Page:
by Dr. Denise Renye, Licensed Clincial Psychologist, Sex Therapist, MED, MA, PsyD in San Francisco, CA
In many of my sessions with patients lately, the topic of anger has been coming up. This feeling is often perceived as a dangerous or “bad” emotion that can harm you and others. Thus, many people are scared of anger and are told to do whatever they can to squash it, to keep it hidden. I see this particularly in women (and folx who fall closer to feminine on the gender expression continuum) because we are instead encouraged to people-please and not rock any boats with anger. We’re encouraged to be “nice,” and anger isn’t a “nice” emotion. Men (and folx who fall closer to masculine on the gender expression continuum) experience the opposite – they are socialized to feel and express anger, but not sadness. (Think of common, old school sayings like “Boys don’t cry” or “Don’t be a sissy.”)
Don’t Fall for the False Dichotomy
However, I’m here to say both are false! In fact, emotions are not good or bad, right or wrong. It’s healthy for all people to express anger and for all people to express sadness. We need both emotions — they provide us with important information. When we feel angry, and we don’t take it seriously or make enough room to feel it (very different from expressing it), we abandon ourselves. And in that abandonment of ourselves, we may displace the anger onto someone or something else. We may also subvert the anger, which then can resurface as over- or undereating, misusing alcohol or other drugs, vegging out for hours on end, binging TV or video games, and other self-sabotaging behaviors.
Our Culture’s Relationship with Anger
I’ve always been interested in studying society and, more specifically, sociocultural expectations. In my early 20s, I read the book The Anger Advantage: The Surprising Benefits of Anger and How It Can Change a Woman’s Life. The authors state that, as a culture, we don’t learn how to process anger. I agree. Again, we are taught to push it away — or indulge in it.
Lessons in the Magic of Anger
I learned a lot about anger and what it can tell us when I was a clinical supervisor in an early intervention program in Philly. (And, let’s be real, I know a lot about it from being a Philly native. This is a city that does not shy away from anger.) At that time in my career and life, I worked with families of children birth to 3 years old who were being evaluated for developmental delays. Anger was a big part of what these families were dealing with internally as they grappled with the fact their beloved child was delayed developmentally.
In my role at the time, I met with many families who in addition to receiving diagnoses for their child, were also dealing with poverty. Their feelings were absolutely valid; they were contending with numerous devastating blows. I tried to support them by making space for their anger. As we did that, we uncovered deep grief underneath their angry feelings. They were experiencing a loss that words could not capture.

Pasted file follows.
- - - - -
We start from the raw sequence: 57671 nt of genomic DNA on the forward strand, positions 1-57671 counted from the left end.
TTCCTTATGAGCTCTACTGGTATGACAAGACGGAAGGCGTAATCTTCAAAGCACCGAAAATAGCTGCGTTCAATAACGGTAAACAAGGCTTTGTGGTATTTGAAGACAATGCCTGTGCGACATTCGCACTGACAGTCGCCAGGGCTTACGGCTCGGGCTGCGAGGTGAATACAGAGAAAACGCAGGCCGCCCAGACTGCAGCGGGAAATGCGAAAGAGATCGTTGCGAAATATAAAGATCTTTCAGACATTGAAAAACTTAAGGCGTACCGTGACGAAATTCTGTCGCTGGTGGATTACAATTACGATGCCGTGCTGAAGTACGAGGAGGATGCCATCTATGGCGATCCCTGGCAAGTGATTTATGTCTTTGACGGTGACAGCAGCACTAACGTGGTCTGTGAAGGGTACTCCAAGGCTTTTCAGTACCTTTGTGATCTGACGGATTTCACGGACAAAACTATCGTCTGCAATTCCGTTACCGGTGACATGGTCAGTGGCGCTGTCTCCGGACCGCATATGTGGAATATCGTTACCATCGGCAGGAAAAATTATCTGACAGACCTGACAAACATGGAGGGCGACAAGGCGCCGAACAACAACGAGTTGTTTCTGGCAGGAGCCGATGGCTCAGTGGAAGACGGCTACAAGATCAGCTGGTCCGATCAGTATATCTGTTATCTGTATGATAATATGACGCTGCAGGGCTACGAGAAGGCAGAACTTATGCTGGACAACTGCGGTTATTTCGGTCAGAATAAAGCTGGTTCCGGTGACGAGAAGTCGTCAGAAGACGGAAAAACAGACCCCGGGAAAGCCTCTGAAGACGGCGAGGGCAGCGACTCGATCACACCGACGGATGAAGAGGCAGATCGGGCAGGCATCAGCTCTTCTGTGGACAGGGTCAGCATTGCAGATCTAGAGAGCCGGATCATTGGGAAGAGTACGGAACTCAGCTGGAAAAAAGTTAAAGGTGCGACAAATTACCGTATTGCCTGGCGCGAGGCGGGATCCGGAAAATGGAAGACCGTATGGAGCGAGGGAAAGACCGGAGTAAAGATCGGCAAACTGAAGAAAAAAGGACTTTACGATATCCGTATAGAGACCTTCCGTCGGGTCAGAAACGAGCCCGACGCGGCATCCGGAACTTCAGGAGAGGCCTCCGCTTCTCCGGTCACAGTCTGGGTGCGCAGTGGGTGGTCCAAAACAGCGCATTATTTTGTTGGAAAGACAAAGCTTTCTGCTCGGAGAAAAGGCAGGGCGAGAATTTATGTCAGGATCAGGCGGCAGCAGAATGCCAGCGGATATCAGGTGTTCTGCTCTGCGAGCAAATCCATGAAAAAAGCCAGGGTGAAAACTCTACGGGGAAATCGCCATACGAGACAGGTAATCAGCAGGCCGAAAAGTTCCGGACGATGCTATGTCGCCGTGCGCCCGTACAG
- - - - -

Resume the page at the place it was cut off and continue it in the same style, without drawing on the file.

Making the Most of Your Emotions
That’s what emotions do – they inform us about the impact the world has on us and help us process it. Feeling an emotion is very different from expressing it. Further, some ways of expressing it are healthier than others. Feeling anger is an internal process; it happens inside and can feel big and overwhelming at times. But again, when anger arises, it’s for a reason. Pay attention to your body. Follow the embodied experience of the feeling. You’ll find anger brings a message with it. What is it trying to tell you? Did someone violate a boundary? Are you noticing an injustice in the world at large?
From there, it’s important to take a pause. Rushing from feeling angry to then expressing it may result in harm to others, yourself, or inanimate objects (like throwing your phone at a wall, for instance.) What I’m describing here may sound like a tall order, and it is. We aren’t taught in our culture how to deal with anger. Our whole country was founded on squashing the anger of others, Native Americans and African Americans, to name just a couple.
Learning to Sit with These Feelings
I know it’s hard to pause in the moment when the fire is blazing inside. However, it can be done! And pausing to notice and reflect on your feelings is very different from squashing, dissociating from, or denying them. Two practices that help cultivate pause are yoga and meditation. If you can sit with anger, noticing its nuances instead of blowing your top in the moment, it will create space and time for you to make decisions. It can be an advantage in your life as opposed to a disadvantage. Anger can be like a runaway train if the bodymind is not guided. Yoga and meditation are two ways to train the bodymind. Doing so allows you to gain nuggets of information regarding situations you want to move toward or away from. This is gold for living an integrated, whole-person kind of life.
When it comes to expressing anger in healthy ways, I recommend screaming into a pillow, going for a run, dancing to angry music, sending letters and making calls to your governmental officials, attending protests, and journaling to name a few. There are more options than these, of course; the important thing is to find something that works for you. Anger will come up again and again. The question is, how will you handle it? If you’d like support doing so, reach out to me. I’m here.
Cox, D. L., Bruckner, K. H., & Stabb, S. D. (2003). The anger advantage: The surprising benefits of anger and how it can change a woman’s life. New York, NY: Broadway Books.
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